Rage builds in desert

April 11, 2002|By Trudy Rubin

RIYADH, Saudi Arabia - As Colin Powell traverses the Middle East on a last-ditch mission to head off the apocalypse, it's frightening to see how divorced U.S. policy is from reality on the ground.

The Bush administration wants moderate Arab allies to pressure Yasser Arafat to crush militants. It would even like Arab leaders to negotiate in Mr. Arafat's stead. But spend a few days in the Saudi capital, and speak with pro-American Saudi businessmen and professionals, and you'll see how badly the Bush approach is failing.

George W. has become anathema to Saudis - and other Arabs - of all political stripes. The level of rage at American policy outdoes anything I've ever seen - for reasons Mr. Powell had better grasp or quit schlepping through the region.

That rage isn't just, as many claim, the transference to the United States of Arabs' anger at their own corrupt, undemocratic regimes. Arabs are furious at America's failure to halt the Israeli reoccupation of the West Bank - which they can watch nonstop on satellite TV.

This media effect is stunning.

"We didn't have this in the Arab-Israeli wars of 1967 and 1973," says one Saudi businessman, "but now everyone watches Al-Jazeera and lots of other satellite channels. The younger generation here were never concerned about politics, but now they are talking about the Palestinians and logging on to chat rooms."

Day after day, people here watch scenes of Israeli tanks firing missiles at refugee camps, and of smashed Palestinian cars, ambulances and civilian apartments. This up-close-and-personal contact with suffering Palestinian civilians blots out any similar concern for Israeli victims of Palestinian terrorists. The Bush demand that Arabs curb Mr. Arafat is seen as rank hypocrisy, since the administration has failed to curb Israeli Prime Minister Ariel Sharon's tanks.

Those who dismiss the rage of the Arab street as ineffectual do so at their peril. Something terribly dangerous is going on as demonstrators mass across the region, even, amazingly, in Saudi Arabia. Friendly pro-American governments in Jordan and Egypt are at real risk.

No Arab governments will try to "deliver" an Arafat cease-fire unless and until the United States can "deliver" Mr. Sharon - meaning an Israeli military pullout from the West Bank and the deployment of U.S. monitors. Yet Mr. Sharon's determination to retain much of the West Bank, and Mr. Bush's reluctance to challenge him, almost guarantee such a deal won't happen.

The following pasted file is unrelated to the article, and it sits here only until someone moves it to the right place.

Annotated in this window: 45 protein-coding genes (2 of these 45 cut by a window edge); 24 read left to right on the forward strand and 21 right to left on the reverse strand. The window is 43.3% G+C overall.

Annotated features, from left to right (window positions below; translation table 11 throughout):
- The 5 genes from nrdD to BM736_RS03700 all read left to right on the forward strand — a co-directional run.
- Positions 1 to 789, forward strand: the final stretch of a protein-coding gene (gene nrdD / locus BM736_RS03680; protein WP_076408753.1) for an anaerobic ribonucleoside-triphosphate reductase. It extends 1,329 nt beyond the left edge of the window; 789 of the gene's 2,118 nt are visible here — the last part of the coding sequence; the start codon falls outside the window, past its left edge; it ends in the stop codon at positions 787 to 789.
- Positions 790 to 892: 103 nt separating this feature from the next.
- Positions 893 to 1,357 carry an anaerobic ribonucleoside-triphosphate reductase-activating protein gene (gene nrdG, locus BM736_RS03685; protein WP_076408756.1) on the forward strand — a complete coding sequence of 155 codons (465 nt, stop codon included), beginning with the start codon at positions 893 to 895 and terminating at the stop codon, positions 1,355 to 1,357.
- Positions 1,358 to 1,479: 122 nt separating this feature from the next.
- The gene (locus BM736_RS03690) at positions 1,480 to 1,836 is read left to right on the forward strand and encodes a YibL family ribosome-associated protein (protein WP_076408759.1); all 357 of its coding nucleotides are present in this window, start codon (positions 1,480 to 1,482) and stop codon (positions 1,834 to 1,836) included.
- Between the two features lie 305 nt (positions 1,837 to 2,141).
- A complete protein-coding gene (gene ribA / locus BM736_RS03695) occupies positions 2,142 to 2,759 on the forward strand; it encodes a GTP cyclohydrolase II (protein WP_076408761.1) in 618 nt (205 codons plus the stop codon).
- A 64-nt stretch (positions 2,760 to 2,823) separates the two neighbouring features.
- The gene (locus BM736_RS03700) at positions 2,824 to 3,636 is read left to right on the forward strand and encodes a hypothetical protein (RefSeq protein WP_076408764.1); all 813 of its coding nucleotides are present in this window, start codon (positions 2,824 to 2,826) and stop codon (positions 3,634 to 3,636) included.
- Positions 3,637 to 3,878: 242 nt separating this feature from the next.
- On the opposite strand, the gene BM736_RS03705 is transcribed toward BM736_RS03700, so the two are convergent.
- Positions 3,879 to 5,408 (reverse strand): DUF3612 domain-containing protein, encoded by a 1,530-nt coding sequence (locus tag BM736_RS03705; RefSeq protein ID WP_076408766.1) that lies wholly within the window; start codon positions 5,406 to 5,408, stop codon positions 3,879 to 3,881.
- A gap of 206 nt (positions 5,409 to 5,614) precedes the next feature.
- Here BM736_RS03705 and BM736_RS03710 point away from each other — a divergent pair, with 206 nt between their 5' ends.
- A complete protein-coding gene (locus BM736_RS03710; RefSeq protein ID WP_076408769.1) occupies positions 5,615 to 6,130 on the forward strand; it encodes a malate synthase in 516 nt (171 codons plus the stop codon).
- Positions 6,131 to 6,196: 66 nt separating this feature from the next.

Yet the last, best hope to prevent endless guerrilla war in Israel lies not with Mr. Sharon's futile invasion but with the fading chance that the United States and moderate Arabs could work together to force both Israel and the Palestinians back to rationality.

That chance revolves largely around the proposal made by Saudi Crown Prince Abdullah, ratified by the Arab League, that Arab states establish "normal relations" with Israel in return for Israel's withdrawal to 1967 borders. Critics of this idea say that such a withdrawal would only be followed by further terrorism aimed at the destruction of Israel. I asked the former longtime head of Saudi intelligence, Prince Turki al Faisal, the son and grandson of Saudi kings, to respond.

He replied that opponents of a two-state solution have been around since the creation of Israel, but it was up to "leaders like Crown Prince Abdullah to lead people to other positions. This is why he made his proposal and is willing to stick by it."

Were there a Palestinian state along 1967 lines, the prince says, "those who govern such a state will be held liable [by Arab leaders and their own people] because they will be endangering the whole area" if they still allow terrorists to operate.

"Today, you cannot hold Yasser Arafat liable, but if he was truly president of a viable state we could all hold him responsible," says Prince Turki.

Occupation, said the prince, is just as evil as terrorism. Whether you believe this or not, the violence on the West Bank and in Israel won't end unless the administration addresses both.

Trudy Rubin is a columnist and editorial board member for The Philadelphia Inquirer.

Columnist Thomas L. Friedman is on vacation.

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